Without any shadow of a doubt, Premier League Breakaway was more work for NBC Sports than usual. To launch a new show during the holidays must have required a lot more planning and coordination, and no doubt late nights, to make it all come together. The end result was an incredible success.
For a network that has been a trendsetter in the way it covers soccer, Premier League Breakaway is another huge watermark.
4. Broadcasting flexibility
With soccer being such an unpredictable sport, it’s often difficult for NBC Sports to decide which game it should feature in the 10am ET timeslot on NBCSN. During the course of this season thus far, we’ve had a few unmemorable 0-0 draws when other more entertaining games could have been shown instead. But it’s always difficult to predict especially given that managers may sometimes convince their defenders and midfielders to park the bus in order to salvage a nil-nil draw, which doesn’t make for great TV viewing.
But with Premier League Breakaway, it gave NBC Sports the opportunity to continue switching to the most exciting games that were happening. In the second half, we saw the end-to-end action between Manchester City and Sunderland (the Blues winning 3-2 in the end) as well as the comebacks by Leicester City (2-2 against Liverpool) and Burnley (3-3 against Newcastle United).
The freedom for NBC Sports to switch from game to game provided viewers with a guaranteed 90 minutes of excitement.
Following up on the difficulty in determining which game to feature in the 10am ET timeslot on a typical Premier League matchday on NBCSN, the reality is that two things come into play to help make the decision. One is storylines. For example, deciding to broadcast the Liverpool league game against Hull because of the Mario Balotelli saga (the final score ended up being 0-0), or showing Jozy Altidore’s debut game for Sunderland last season, etc. Two is ratings. If a top four team is playing well, they’re guaranteed to generate bigger TV ratings than a mid-table clash between two equally entertaining and deserving sides.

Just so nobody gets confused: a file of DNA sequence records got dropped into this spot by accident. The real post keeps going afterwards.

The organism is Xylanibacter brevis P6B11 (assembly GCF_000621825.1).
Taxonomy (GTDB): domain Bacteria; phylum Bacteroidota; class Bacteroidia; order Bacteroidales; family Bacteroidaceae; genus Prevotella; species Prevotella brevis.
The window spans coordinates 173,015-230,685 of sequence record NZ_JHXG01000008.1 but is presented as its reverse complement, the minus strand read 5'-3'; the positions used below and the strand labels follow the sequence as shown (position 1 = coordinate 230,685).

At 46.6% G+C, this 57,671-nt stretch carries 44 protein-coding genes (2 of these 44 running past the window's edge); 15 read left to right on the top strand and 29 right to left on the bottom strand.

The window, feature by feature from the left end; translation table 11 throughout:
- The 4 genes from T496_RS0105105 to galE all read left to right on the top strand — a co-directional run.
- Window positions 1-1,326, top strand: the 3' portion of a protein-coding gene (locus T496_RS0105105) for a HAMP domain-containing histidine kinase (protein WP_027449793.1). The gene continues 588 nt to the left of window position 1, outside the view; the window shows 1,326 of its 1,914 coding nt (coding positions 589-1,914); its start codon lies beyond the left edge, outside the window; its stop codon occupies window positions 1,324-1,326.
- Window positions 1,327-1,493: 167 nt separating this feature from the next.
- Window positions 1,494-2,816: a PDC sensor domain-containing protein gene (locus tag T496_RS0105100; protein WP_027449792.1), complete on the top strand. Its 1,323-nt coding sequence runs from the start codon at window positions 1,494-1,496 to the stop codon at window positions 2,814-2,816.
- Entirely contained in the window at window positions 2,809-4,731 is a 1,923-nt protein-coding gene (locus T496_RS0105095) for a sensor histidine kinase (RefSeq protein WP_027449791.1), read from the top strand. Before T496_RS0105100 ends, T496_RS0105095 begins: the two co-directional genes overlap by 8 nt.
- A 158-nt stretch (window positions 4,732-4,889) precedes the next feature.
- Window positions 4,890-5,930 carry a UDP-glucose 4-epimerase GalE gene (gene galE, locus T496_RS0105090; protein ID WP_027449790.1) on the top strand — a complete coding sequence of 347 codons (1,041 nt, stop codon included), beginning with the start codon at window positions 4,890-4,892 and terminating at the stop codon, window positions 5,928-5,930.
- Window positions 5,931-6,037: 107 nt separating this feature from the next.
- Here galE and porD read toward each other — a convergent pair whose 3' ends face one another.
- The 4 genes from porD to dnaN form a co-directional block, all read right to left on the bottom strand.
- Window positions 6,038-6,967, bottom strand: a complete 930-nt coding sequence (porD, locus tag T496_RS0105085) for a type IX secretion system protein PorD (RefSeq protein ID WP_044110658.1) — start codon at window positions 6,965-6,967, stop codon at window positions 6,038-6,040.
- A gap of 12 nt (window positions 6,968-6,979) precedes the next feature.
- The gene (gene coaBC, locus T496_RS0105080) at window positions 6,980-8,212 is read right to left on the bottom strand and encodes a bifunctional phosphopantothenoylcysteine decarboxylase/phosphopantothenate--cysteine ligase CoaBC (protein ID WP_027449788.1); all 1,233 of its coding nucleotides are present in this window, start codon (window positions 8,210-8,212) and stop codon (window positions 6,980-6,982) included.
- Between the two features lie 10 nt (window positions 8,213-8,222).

But the magic of Premier League Breakaway is that the 16 teams featured were on an equal playing field meaning that the most exciting developments in games were featured no matter who the team was. For fans of lower or mid-table teams in the Premier League, this was a breath of fresh air. If a team created a moment that was worth broadcasting, NBC switched to that game no matter who the team was.
1. Premier League referees
The biggest loser of Premier League Breakaway was PGMOL, the Professional Game Match Officials Limited organization, the body that manages the referees in the league. During a typical Premier League matchday, we’re likely to see isolated refereeing mistakes in the handful of matches we see. But with Premier League Breakaway, it was far easier to see the glaring mistakes made by referees given that 8 live matches were condensed into one 90 minute broadcast.
It also doesn’t help that the Premier League referees had a worse day officiating than usual. The catalog of mistakes included Hull being awarded a free kick on the edge of the area when it clearly was a penalty, QPR goalkeeper Rob Green handling the ball outside of the area but going unpunished, Chris Smalling handling the ball in the penalty area against Stoke, Liverpool being awarded a penalty for a “handball” by Leicester’s Wes Morgan that hit him in the face, Swansea’s Wayne Routledge being red carded for an innocuous incident, and so on.
To see these incidents in one 90 minute broadcast was alarming.
2. Why was the penalty awarded?
Given the feverish pace of Premier League Breakaway, it was sometimes difficult to know what exactly happened prior to a key incident. The best example was the second penalty that was awarded to Liverpool. The broadcast joined the game immediately before the penalty was struck by Steven Gerrard, but I still have no idea why the penalty was awarded in the first place because we didn’t see that action.
One of the challenges of a show like this is that so many things are happening at once that it’s difficult to show all of the key moments. Plus there’s no guarantee when the international broadcaster (IMG) will show highlights moments after an incident happens, which makes it harder for NBC to know when to stay with the broadcast of a game or move on to the next one.